9. Ian Gillan used to be one of the greatest heavy singers ever, no matter my colleagues disagree. This record is another proof of that. He sings consistently and dynamically according to each song, and he’s more than capable of theatricalizing quite convincingly like in “Disturbing the priest”, a song in which he also shows off his falsetto skills. Also, Gillan is responsible for one of the catchiest Sabbath choruses ever: the one sung in “Zero the hero”. The whole song is a jewel, goddammit! No wonder why even Barnes couldn’t resist covering it. In the end, it’s such a pity Ian just collaborated on this Sabbath record… Are you aware of WhoCares?
9. The same he’s always done, Geezer knows his role. He knows it, but we’re lucky enough he ignores it all the fucken time, meaning yes he can and does accompany songs providing a solid ground, however he can and does face up to Iommi’s chops with his own. Butler isn’t into showing off either, so you could call his lines somewhat discreet if you like though. That constant battle between guitar and bass is one of the features making Sabbath sound so special. This work’s not an exception.
6. Average. I ain’t a fan of Bill Ward. Never was. Since he hasn’t been included in latest Sabbath reunion, everybody claims he’s da drummer. In my opinion his work here is appropriate, and that’s all there is to it. Yes, he does OK, and yes, any other drummer could have done equally good or even better. Who’s the best friend of a musician? His drummer!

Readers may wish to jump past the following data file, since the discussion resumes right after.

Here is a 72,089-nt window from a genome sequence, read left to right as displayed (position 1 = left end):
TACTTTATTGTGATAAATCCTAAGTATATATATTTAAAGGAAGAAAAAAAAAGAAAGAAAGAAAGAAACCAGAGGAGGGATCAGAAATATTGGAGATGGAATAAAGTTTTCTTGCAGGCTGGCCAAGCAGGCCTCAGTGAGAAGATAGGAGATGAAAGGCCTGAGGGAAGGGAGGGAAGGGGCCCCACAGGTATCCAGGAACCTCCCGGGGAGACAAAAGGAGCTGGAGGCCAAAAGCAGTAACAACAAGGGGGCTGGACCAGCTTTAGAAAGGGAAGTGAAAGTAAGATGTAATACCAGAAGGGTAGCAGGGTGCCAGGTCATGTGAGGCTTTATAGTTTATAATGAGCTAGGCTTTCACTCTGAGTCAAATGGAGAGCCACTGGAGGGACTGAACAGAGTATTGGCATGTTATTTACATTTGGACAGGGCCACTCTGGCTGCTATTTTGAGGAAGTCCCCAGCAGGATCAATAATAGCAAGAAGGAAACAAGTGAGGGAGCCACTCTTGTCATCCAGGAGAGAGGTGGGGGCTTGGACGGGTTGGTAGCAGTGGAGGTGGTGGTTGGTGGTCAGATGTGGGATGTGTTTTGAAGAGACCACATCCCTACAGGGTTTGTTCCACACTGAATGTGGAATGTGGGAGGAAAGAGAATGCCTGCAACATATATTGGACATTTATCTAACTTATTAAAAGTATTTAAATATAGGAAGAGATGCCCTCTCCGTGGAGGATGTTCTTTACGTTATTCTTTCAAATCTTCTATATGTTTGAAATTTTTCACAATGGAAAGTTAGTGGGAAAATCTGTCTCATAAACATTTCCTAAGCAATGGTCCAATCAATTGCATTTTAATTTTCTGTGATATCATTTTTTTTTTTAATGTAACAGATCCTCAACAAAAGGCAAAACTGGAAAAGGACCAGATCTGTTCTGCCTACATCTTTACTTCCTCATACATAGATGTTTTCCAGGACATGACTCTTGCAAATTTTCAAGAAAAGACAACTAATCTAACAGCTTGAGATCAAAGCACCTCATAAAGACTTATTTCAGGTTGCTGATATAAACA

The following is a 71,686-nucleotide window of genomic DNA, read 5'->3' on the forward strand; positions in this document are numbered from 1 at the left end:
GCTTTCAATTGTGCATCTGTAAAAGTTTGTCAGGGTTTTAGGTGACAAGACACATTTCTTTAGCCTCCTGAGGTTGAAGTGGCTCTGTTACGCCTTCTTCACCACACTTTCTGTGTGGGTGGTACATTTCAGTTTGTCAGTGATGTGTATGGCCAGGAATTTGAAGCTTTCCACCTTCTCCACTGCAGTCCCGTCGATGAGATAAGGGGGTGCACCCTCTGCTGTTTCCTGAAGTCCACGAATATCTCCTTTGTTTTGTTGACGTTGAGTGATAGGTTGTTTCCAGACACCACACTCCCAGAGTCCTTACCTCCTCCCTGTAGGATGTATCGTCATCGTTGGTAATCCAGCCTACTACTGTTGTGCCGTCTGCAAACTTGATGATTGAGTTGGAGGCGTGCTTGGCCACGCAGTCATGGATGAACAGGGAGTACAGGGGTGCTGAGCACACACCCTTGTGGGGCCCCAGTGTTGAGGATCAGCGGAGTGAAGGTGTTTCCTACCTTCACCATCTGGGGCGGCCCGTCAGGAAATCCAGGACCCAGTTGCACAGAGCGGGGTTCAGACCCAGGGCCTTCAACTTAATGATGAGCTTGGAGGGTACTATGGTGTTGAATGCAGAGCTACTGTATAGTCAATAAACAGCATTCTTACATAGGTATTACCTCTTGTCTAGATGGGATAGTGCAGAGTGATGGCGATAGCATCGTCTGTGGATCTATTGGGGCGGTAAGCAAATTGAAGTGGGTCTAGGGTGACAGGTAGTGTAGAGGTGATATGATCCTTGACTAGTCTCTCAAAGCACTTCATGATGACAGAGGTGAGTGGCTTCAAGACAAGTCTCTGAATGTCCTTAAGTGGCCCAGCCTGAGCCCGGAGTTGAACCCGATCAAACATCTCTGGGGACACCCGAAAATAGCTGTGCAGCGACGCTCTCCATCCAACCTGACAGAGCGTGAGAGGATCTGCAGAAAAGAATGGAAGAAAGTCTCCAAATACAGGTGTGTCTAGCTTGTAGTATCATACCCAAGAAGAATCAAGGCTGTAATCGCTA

8. Average the Sabbath way. They’re fun and catchy, although not that profound or anything. Good and irreverent enough: “Good life is contradiction because of the crucifixion…”
9. Not having ever had the chance to hold a physical copy of this in my paws, I’m only to judge it’s frontal cover. The legend speaks of Ian Gillan throwing up when he first saw the raw and bizarre graphic treatment they gave to the picture of this cute little baby. Obviously, he wasn’t used to the ways of such an obscure and even evil imagery in a band. Of course, Gillan wasn’t the only conservative cunt who felt frankly offended by it. Then again, when it comes to the godfathers of metal, the more controversial, the better.
5. Sabbath switch logos in almost every release. Sometimes they’re cool and sometimes they’re shitty. This one happened to be shitty.
Make no mistake, “Born again” is the most underrated release by the Sabbies. It truly was a re-birth of the most influential heavy sound ever, and it stands alone as their most experimental work; at the same time it’s a display of pure and traditional hard-rock meeting doom and heavy metal. As it often happens with great works, it’s a little too short though.